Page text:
I've learned in my probability courses that the cumulative distribution function $F$ of a random variable $X$ is right continuous. Is it possible to prove that?


1 Answer 1


To prove the right continuity of the distribution function you have to use the continuity from above of $P$, which you probably proved in one of your probability courses.

Lemma. If a sequence of events $\{A_n\}_{n\geq 1}$ is decreasing, in the sense that $A_n\supset A_{n+1}$ for every $n\geq 1$, then $P(A_n)\downarrow P(A)$, in which $A=\cap_{n=1}^\infty A_n$.

Let's use the Lemma. The distribution function $F$ is right continuous at some point $a$ if and only if for every decreasing sequence of real numbers $\{x_n\}_{n\geq 1}$ such that $x_n\downarrow a$ we have $F(x_n)\downarrow F(a)$.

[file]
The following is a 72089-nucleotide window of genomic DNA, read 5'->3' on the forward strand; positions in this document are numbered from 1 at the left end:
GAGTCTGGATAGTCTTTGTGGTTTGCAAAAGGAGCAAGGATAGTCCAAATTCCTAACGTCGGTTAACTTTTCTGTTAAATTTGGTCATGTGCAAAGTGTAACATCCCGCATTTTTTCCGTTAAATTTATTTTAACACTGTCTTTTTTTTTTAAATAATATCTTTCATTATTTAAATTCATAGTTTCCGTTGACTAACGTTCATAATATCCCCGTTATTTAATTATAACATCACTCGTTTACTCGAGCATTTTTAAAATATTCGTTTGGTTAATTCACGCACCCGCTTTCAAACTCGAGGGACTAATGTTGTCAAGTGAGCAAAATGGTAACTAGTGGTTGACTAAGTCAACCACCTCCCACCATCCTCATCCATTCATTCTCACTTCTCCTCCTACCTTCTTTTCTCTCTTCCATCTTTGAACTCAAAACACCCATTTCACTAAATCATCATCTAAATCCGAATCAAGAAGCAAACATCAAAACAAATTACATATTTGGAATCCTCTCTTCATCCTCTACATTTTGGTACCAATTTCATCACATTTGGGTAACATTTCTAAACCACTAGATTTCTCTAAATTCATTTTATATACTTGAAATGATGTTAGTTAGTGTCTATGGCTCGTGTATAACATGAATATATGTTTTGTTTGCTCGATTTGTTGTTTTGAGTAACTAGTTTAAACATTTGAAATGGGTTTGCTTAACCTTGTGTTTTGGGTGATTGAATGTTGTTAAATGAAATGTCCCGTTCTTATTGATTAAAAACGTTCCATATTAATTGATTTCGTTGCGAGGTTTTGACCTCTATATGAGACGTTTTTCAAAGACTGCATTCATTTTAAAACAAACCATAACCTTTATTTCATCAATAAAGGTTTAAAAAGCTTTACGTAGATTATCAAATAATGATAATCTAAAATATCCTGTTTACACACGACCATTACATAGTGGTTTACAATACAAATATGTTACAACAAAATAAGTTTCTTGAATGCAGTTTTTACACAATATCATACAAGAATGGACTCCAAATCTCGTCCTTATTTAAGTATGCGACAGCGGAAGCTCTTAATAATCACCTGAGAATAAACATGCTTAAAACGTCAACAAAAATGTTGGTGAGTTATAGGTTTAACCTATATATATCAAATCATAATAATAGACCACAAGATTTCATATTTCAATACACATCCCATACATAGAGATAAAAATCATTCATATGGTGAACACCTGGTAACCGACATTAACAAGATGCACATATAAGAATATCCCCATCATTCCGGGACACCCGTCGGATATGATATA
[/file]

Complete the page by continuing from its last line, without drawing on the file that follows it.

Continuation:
Define the events $A_n=\{\omega : X(\omega)\leq x_n\}$, for $n\geq 1$. We will prove that $$\bigcap_{n=1}^\infty A_n=\{\omega:X(\omega)\leq a\}\, .$$

In one direction, if $X(\omega)\leq x_n$ for every $n\geq 1$, since $x_n\downarrow a$, we have $X(\omega)\leq a$.

In the other direction, if $X(\omega)\leq a$, since $a\leq x_n$ for each $n\geq 1$, we have $X(\omega)\leq x_n$, for every $n\geq 1$.

Using the Lemma, the result follows: $$ F(x_n) = P\{X\leq x_n\} = P(A_n) \downarrow P\left( \cap_{n=1}^\infty A_n \right) = P\{X\leq a\} = F(a) \, . $$


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